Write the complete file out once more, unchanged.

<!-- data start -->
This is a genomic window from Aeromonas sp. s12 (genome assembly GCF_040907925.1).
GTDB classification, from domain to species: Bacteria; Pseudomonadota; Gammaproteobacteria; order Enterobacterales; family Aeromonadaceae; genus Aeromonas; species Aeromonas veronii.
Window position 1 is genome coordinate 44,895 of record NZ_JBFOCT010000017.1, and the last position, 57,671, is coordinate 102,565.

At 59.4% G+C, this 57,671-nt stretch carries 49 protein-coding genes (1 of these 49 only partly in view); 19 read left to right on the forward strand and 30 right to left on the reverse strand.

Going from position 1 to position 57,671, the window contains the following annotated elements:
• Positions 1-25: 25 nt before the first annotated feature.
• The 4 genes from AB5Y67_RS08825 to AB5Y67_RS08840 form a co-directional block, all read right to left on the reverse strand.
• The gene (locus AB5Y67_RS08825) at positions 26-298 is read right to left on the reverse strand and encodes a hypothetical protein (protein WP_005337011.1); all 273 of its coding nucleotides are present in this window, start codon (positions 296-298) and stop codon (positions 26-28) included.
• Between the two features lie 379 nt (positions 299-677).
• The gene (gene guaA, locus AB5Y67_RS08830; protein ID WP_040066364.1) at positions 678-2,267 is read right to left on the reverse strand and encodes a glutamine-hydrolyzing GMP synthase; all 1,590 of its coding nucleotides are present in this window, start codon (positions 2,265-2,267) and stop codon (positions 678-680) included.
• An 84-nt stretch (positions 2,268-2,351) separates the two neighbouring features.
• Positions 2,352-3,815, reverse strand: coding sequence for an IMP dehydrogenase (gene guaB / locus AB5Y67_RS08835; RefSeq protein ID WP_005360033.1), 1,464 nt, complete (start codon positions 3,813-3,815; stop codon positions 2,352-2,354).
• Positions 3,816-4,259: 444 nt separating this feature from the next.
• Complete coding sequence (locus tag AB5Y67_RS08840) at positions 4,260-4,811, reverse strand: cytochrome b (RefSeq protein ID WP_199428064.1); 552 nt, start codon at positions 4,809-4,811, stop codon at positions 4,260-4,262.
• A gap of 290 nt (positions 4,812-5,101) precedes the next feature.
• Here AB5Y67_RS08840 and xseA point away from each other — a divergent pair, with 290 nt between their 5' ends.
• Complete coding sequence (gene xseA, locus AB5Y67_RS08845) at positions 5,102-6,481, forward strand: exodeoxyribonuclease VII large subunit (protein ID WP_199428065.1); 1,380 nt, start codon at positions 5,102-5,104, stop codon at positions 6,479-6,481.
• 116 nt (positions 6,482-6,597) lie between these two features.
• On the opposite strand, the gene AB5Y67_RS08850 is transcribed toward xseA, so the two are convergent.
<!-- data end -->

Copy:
This is a genomic window from Aeromonas sp. s12 (genome assembly GCF_040907925.1).
GTDB classification, from domain to species: Bacteria; Pseudomonadota; Gammaproteobacteria; order Enterobacterales; family Aeromonadaceae; genus Aeromonas; species Aeromonas veronii.
Window position 1 is genome coordinate 44,895 of record NZ_JBFOCT010000017.1, and the last position, 57,671, is coordinate 102,565.

At 59.4% G+C, this 57,671-nt stretch carries 49 protein-coding genes (1 of these 49 only partly in view); 19 read left to right on the forward strand and 30 right to left on the reverse strand.

Going from position 1 to position 57,671, the window contains the following annotated elements:
• Positions 1-25: 25 nt before the first annotated feature.
• The 4 genes from AB5Y67_RS08825 to AB5Y67_RS08840 form a co-directional block, all read right to left on the reverse strand.
• The gene (locus AB5Y67_RS08825) at positions 26-298 is read right to left on the reverse strand and encodes a hypothetical protein (protein WP_005337011.1); all 273 of its coding nucleotides are present in this window, start codon (positions 296-298) and stop codon (positions 26-28) included.
• Between the two features lie 379 nt (positions 299-677).
• The gene (gene guaA, locus AB5Y67_RS08830; protein ID WP_040066364.1) at positions 678-2,267 is read right to left on the reverse strand and encodes a glutamine-hydrolyzing GMP synthase; all 1,590 of its coding nucleotides are present in this window, start codon (positions 2,265-2,267) and stop codon (positions 678-680) included.
• An 84-nt stretch (positions 2,268-2,351) separates the two neighbouring features.
• Positions 2,352-3,815, reverse strand: coding sequence for an IMP dehydrogenase (gene guaB / locus AB5Y67_RS08835; RefSeq protein ID WP_005360033.1), 1,464 nt, complete (start codon positions 3,813-3,815; stop codon positions 2,352-2,354).
• Positions 3,816-4,259: 444 nt separating this feature from the next.
• Complete coding sequence (locus tag AB5Y67_RS08840) at positions 4,260-4,811, reverse strand: cytochrome b (RefSeq protein ID WP_199428064.1); 552 nt, start codon at positions 4,809-4,811, stop codon at positions 4,260-4,262.
• A gap of 290 nt (positions 4,812-5,101) precedes the next feature.
• Here AB5Y67_RS08840 and xseA point away from each other — a divergent pair, with 290 nt between their 5' ends.
• Complete coding sequence (gene xseA, locus AB5Y67_RS08845) at positions 5,102-6,481, forward strand: exodeoxyribonuclease VII large subunit (protein ID WP_199428065.1); 1,380 nt, start codon at positions 5,102-5,104, stop codon at positions 6,479-6,481.
• 116 nt (positions 6,482-6,597) lie between these two features.
• On the opposite strand, the gene AB5Y67_RS08850 is transcribed toward xseA, so the two are convergent.